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cnn cannot confirm the authenticity of the video. putin wrote, quote, boris nemtsov left his mark on the history of rugg russia in politics and public life. he always stated his point of view. putin vowed his killers would be properly punished. boris nemtsov was promoting an opposition rally hours before he was killed. it has turned to a march of mourning. we go live to senior international correspondent matthew chance in moscow where thousands are expected to attend today. what's the mood there? >> reporter: very somber mood george. people of moscow turning out at this this location on the bridge in the shadow of the kremlin, where boris nemtsov was gunned down on friday evening. people have been coming laying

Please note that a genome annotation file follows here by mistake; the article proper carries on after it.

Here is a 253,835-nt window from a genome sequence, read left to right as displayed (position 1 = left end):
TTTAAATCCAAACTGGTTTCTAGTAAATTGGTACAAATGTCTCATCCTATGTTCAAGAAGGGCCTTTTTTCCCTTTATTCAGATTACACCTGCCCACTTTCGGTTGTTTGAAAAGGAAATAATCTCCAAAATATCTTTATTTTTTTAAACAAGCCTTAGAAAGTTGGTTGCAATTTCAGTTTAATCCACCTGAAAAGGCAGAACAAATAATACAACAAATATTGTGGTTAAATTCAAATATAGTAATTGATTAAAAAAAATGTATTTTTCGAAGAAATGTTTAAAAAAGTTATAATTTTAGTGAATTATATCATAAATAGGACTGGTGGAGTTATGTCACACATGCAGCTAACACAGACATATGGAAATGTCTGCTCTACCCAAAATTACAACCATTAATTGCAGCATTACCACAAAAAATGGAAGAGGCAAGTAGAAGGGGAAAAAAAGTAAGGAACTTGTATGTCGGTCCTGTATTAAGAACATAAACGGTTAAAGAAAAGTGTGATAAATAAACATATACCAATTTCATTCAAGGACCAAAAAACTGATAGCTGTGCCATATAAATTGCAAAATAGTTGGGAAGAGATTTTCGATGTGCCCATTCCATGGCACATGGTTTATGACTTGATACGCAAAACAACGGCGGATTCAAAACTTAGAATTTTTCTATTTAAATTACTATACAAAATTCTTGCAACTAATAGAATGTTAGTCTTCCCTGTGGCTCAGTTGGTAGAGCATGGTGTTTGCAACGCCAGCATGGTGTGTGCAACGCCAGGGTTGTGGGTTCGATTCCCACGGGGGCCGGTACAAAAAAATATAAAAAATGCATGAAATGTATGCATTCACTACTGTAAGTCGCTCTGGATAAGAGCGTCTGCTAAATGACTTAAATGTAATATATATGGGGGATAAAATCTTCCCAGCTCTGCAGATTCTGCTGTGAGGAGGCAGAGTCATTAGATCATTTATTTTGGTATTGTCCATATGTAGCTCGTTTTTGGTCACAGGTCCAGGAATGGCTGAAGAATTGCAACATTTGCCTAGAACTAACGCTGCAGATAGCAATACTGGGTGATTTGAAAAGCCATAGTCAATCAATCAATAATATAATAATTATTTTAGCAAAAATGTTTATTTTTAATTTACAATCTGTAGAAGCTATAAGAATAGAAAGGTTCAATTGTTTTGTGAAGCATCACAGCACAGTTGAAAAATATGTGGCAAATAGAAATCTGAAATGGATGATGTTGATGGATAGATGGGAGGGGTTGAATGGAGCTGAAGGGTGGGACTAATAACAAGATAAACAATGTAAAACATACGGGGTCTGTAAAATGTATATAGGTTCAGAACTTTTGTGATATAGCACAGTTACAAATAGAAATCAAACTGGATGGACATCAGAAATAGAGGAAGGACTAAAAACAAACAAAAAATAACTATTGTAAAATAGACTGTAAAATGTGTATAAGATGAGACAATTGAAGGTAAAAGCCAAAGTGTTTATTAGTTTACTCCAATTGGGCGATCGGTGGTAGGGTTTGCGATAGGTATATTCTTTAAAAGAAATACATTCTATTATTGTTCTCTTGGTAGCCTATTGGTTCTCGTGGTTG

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flowers, paying their respects. we have been reporting throughout the evening and it's ban constant stream of people coming weeping out of compassion for what happened here. it has really touched a nerve the killing of this opposition figure. he spoke about the corruption of russia the brutality of russia and many people dis missed that tried to move on with their lives. the fact he's been gunned down now, so close to the kremlin sends a powerful message that if you oppose the kremlin this is what could happen to you. obviously, it's touched a nerve amongst many people. that's why we are seeing such an outpouring. later on today, there was going to be an opposition rally against the war in ukraine and the economic situation in russia. that's been cancelled and transformed in to a march through the streets of the center of the russian capital in mourning for boris nemtsov, one of the country's most prominent